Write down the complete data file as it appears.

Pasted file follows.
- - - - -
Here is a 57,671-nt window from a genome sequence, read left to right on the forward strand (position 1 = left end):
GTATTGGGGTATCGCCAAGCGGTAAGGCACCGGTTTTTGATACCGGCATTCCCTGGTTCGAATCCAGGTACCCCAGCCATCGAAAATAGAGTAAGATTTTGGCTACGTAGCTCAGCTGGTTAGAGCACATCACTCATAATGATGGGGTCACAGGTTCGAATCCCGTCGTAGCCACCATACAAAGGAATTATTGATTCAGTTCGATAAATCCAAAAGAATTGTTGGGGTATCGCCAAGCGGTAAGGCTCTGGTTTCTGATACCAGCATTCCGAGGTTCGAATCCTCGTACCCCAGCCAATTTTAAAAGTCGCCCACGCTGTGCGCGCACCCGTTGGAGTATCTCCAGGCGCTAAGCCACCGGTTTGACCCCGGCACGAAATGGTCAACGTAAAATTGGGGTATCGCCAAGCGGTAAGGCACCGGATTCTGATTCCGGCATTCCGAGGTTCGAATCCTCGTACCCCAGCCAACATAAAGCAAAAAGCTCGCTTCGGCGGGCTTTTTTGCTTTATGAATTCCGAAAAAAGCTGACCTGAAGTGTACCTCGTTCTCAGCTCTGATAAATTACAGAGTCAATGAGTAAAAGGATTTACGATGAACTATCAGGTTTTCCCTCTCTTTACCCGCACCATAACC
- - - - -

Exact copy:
Here is a 57,671-nt window from a genome sequence, read left to right on the forward strand (position 1 = left end):
GTATTGGGGTATCGCCAAGCGGTAAGGCACCGGTTTTTGATACCGGCATTCCCTGGTTCGAATCCAGGTACCCCAGCCATCGAAAATAGAGTAAGATTTTGGCTACGTAGCTCAGCTGGTTAGAGCACATCACTCATAATGATGGGGTCACAGGTTCGAATCCCGTCGTAGCCACCATACAAAGGAATTATTGATTCAGTTCGATAAATCCAAAAGAATTGTTGGGGTATCGCCAAGCGGTAAGGCTCTGGTTTCTGATACCAGCATTCCGAGGTTCGAATCCTCGTACCCCAGCCAATTTTAAAAGTCGCCCACGCTGTGCGCGCACCCGTTGGAGTATCTCCAGGCGCTAAGCCACCGGTTTGACCCCGGCACGAAATGGTCAACGTAAAATTGGGGTATCGCCAAGCGGTAAGGCACCGGATTCTGATTCCGGCATTCCGAGGTTCGAATCCTCGTACCCCAGCCAACATAAAGCAAAAAGCTCGCTTCGGCGGGCTTTTTTGCTTTATGAATTCCGAAAAAAGCTGACCTGAAGTGTACCTCGTTCTCAGCTCTGATAAATTACAGAGTCAATGAGTAAAAGGATTTACGATGAACTATCAGGTTTTCCCTCTCTTTACCCGCACCATAACC